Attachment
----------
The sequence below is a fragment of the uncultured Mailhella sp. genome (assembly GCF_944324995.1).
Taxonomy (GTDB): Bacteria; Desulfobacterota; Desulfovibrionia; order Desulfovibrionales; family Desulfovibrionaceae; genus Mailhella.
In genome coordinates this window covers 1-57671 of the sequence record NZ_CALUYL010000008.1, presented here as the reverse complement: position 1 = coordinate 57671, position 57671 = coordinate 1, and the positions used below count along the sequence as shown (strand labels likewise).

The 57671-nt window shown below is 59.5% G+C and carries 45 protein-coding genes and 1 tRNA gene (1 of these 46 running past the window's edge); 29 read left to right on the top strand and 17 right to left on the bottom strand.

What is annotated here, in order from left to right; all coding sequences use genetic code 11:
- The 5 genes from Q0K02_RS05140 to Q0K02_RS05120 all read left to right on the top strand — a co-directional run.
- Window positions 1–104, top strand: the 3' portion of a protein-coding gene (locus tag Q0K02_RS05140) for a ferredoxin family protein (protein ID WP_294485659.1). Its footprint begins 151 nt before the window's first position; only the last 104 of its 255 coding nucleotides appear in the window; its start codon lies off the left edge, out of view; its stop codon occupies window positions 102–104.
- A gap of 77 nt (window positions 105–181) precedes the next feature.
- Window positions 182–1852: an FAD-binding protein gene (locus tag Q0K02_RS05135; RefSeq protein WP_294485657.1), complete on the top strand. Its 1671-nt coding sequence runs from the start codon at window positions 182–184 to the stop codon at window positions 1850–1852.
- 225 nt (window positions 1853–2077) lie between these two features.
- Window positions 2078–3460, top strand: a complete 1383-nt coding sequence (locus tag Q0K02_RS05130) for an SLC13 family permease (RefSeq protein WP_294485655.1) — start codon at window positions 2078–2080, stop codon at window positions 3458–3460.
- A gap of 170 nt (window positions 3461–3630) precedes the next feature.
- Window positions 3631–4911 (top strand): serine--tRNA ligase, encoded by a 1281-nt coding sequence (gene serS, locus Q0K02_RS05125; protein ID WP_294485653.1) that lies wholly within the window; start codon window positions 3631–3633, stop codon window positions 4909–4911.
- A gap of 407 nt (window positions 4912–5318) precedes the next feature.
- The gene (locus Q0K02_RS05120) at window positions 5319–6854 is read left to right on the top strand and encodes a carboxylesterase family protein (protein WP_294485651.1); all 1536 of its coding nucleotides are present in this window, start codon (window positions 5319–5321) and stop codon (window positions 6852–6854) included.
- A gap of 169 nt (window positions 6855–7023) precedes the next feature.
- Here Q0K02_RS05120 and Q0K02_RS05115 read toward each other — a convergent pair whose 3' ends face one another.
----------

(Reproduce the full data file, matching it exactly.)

The sequence below is a fragment of the uncultured Mailhella sp. genome (assembly GCF_944324995.1).
Taxonomy (GTDB): Bacteria; Desulfobacterota; Desulfovibrionia; order Desulfovibrionales; family Desulfovibrionaceae; genus Mailhella.
In genome coordinates this window covers 1-57671 of the sequence record NZ_CALUYL010000008.1, presented here as the reverse complement: position 1 = coordinate 57671, position 57671 = coordinate 1, and the positions used below count along the sequence as shown (strand labels likewise).

The 57671-nt window shown below is 59.5% G+C and carries 45 protein-coding genes and 1 tRNA gene (1 of these 46 running past the window's edge); 29 read left to right on the top strand and 17 right to left on the bottom strand.

What is annotated here, in order from left to right; all coding sequences use genetic code 11:
- The 5 genes from Q0K02_RS05140 to Q0K02_RS05120 all read left to right on the top strand — a co-directional run.
- Window positions 1–104, top strand: the 3' portion of a protein-coding gene (locus tag Q0K02_RS05140) for a ferredoxin family protein (protein ID WP_294485659.1). Its footprint begins 151 nt before the window's first position; only the last 104 of its 255 coding nucleotides appear in the window; its start codon lies off the left edge, out of view; its stop codon occupies window positions 102–104.
- A gap of 77 nt (window positions 105–181) precedes the next feature.
- Window positions 182–1852: an FAD-binding protein gene (locus tag Q0K02_RS05135; RefSeq protein WP_294485657.1), complete on the top strand. Its 1671-nt coding sequence runs from the start codon at window positions 182–184 to the stop codon at window positions 1850–1852.
- 225 nt (window positions 1853–2077) lie between these two features.
- Window positions 2078–3460, top strand: a complete 1383-nt coding sequence (locus tag Q0K02_RS05130) for an SLC13 family permease (RefSeq protein WP_294485655.1) — start codon at window positions 2078–2080, stop codon at window positions 3458–3460.
- A gap of 170 nt (window positions 3461–3630) precedes the next feature.
- Window positions 3631–4911 (top strand): serine--tRNA ligase, encoded by a 1281-nt coding sequence (gene serS, locus Q0K02_RS05125; protein ID WP_294485653.1) that lies wholly within the window; start codon window positions 3631–3633, stop codon window positions 4909–4911.
- A gap of 407 nt (window positions 4912–5318) precedes the next feature.
- The gene (locus Q0K02_RS05120) at window positions 5319–6854 is read left to right on the top strand and encodes a carboxylesterase family protein (protein WP_294485651.1); all 1536 of its coding nucleotides are present in this window, start codon (window positions 5319–5321) and stop codon (window positions 6852–6854) included.
- A gap of 169 nt (window positions 6855–7023) precedes the next feature.
- Here Q0K02_RS05120 and Q0K02_RS05115 read toward each other — a convergent pair whose 3' ends face one another.